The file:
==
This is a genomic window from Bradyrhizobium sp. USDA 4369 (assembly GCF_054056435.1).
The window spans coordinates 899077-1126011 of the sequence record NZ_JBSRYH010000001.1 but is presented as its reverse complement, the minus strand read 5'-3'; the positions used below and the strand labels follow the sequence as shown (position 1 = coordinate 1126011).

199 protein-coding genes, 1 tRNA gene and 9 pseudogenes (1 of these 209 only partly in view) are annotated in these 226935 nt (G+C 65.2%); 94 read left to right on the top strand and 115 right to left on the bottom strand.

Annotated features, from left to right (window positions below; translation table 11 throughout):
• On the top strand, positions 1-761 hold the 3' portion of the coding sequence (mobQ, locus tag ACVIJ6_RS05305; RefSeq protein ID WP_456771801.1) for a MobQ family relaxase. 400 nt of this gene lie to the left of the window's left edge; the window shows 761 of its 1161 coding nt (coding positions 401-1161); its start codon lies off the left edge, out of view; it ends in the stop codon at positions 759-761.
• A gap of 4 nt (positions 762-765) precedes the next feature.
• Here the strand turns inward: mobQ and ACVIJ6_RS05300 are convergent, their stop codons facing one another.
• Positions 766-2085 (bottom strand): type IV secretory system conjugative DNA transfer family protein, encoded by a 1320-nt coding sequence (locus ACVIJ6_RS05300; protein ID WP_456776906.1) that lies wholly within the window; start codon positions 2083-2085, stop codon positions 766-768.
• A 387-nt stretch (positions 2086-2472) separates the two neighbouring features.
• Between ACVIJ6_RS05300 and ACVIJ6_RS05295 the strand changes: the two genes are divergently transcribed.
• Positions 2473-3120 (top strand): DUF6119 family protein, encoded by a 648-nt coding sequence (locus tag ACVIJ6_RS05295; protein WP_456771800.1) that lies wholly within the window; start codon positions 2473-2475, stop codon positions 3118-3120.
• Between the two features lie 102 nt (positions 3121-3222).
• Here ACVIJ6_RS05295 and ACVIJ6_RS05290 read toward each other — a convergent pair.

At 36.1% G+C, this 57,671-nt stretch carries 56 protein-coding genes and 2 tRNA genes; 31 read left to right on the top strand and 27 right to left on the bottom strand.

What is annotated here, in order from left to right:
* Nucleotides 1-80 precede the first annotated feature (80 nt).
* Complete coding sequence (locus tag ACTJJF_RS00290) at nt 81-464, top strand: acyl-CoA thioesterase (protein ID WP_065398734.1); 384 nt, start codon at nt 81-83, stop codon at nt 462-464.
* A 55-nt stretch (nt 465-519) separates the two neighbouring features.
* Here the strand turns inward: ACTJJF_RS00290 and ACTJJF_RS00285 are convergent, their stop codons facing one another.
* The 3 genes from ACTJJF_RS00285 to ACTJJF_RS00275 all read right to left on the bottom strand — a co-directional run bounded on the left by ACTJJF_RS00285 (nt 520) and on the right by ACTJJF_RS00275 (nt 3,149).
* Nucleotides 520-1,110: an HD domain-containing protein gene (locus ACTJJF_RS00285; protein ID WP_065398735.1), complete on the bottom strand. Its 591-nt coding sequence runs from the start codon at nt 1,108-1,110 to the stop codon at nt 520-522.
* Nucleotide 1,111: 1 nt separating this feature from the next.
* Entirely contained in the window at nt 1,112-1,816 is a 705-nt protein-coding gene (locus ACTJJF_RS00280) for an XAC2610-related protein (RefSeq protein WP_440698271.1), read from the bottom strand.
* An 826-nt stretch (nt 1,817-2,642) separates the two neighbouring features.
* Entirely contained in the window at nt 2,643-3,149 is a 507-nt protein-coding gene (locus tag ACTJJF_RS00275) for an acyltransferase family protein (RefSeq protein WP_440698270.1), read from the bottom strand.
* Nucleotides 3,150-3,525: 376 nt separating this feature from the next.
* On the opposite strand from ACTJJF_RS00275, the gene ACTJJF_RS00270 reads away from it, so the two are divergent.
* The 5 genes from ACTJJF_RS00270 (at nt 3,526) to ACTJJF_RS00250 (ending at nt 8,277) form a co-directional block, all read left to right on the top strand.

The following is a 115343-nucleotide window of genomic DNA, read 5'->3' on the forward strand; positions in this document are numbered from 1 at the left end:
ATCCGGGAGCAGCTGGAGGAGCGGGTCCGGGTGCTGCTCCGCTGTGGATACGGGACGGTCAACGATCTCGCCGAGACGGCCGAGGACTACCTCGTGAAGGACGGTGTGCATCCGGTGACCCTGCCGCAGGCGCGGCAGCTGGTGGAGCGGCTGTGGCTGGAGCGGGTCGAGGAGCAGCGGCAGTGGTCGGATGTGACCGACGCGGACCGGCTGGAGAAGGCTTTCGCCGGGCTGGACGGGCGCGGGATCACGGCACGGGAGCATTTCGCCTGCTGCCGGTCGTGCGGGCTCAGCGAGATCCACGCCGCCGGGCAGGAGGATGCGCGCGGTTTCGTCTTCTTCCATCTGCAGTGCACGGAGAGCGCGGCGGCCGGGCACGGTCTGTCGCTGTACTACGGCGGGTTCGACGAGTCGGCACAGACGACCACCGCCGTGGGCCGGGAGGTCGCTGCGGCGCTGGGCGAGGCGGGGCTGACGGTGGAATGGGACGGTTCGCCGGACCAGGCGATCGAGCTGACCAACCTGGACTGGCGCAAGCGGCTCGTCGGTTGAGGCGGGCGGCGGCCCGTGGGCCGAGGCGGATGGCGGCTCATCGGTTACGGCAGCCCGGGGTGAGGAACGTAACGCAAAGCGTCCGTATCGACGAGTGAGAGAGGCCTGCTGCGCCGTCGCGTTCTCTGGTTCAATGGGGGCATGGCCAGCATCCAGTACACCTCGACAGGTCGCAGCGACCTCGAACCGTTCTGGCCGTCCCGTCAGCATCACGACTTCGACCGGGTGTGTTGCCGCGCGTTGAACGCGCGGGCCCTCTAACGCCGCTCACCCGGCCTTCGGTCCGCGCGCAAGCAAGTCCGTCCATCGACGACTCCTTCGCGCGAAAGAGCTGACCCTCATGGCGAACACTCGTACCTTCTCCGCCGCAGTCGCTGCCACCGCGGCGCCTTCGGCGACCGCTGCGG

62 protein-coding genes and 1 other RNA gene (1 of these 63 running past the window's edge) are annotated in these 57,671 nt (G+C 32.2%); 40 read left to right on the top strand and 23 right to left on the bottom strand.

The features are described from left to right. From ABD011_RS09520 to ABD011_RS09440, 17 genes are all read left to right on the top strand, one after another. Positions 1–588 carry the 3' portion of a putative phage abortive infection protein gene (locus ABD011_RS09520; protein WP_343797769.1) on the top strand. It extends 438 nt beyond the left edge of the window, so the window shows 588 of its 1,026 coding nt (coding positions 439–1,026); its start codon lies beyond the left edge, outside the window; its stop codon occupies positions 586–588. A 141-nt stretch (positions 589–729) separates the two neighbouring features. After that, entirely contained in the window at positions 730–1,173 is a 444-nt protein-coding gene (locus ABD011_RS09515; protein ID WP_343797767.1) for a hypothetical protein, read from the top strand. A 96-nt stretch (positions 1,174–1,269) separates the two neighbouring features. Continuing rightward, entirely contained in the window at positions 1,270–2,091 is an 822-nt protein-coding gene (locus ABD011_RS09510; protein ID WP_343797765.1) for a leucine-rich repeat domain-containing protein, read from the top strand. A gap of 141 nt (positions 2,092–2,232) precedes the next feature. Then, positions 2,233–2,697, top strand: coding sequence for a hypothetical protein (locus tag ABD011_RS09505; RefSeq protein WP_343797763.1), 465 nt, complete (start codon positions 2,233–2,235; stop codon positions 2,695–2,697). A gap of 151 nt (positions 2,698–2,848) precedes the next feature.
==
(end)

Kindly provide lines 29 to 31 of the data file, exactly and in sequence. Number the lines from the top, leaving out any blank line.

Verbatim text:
The following is a 115343-nucleotide window of genomic DNA, read 5'->3' on the forward strand; positions in this document are numbered from 1 at the left end:
ATCCGGGAGCAGCTGGAGGAGCGGGTCCGGGTGCTGCTCCGCTGTGGATACGGGACGGTCAACGATCTCGCCGAGACGGCCGAGGACTACCTCGTGAAGGACGGTGTGCATCCGGTGACCCTGCCGCAGGCGCGGCAGCTGGTGGAGCGGCTGTGGCTGGAGCGGGTCGAGGAGCAGCGGCAGTGGTCGGATGTGACCGACGCGGACCGGCTGGAGAAGGCTTTCGCCGGGCTGGACGGGCGCGGGATCACGGCACGGGAGCATTTCGCCTGCTGCCGGTCGTGCGGGCTCAGCGAGATCCACGCCGCCGGGCAGGAGGATGCGCGCGGTTTCGTCTTCTTCCATCTGCAGTGCACGGAGAGCGCGGCGGCCGGGCACGGTCTGTCGCTGTACTACGGCGGGTTCGACGAGTCGGCACAGACGACCACCGCCGTGGGCCGGGAGGTCGCTGCGGCGCTGGGCGAGGCGGGGCTGACGGTGGAATGGGACGGTTCGCCGGACCAGGCGATCGAGCTGACCAACCTGGACTGGCGCAAGCGGCTCGTCGGTTGAGGCGGGCGGCGGCCCGTGGGCCGAGGCGGATGGCGGCTCATCGGTTACGGCAGCCCGGGGTGAGGAACGTAACGCAAAGCGTCCGTATCGACGAGTGAGAGAGGCCTGCTGCGCCGTCGCGTTCTCTGGTTCAATGGGGGCATGGCCAGCATCCAGTACACCTCGACAGGTCGCAGCGACCTCGAACCGTTCTGGCCGTCCCGTCAGCATCACGACTTCGACCGGGTGTGTTGCCGCGCGTTGAACGCGCGGGCCCTCTAACGCCGCTCACCCGGCCTTCGGTCCGCGCGCAAGCAAGTCCGTCCATCGACGACTCCTTCGCGCGAAAGAGCTGACCCTCATGGCGAACACTCGTACCTTCTCCGCCGCAGTCGCTGCCACCGCGGCGCCTTCGGCGACCGCTGCGG

62 protein-coding genes and 1 other RNA gene (1 of these 63 running past the window's edge) are annotated in these 57,671 nt (G+C 32.2%); 40 read left to right on the top strand and 23 right to left on the bottom strand.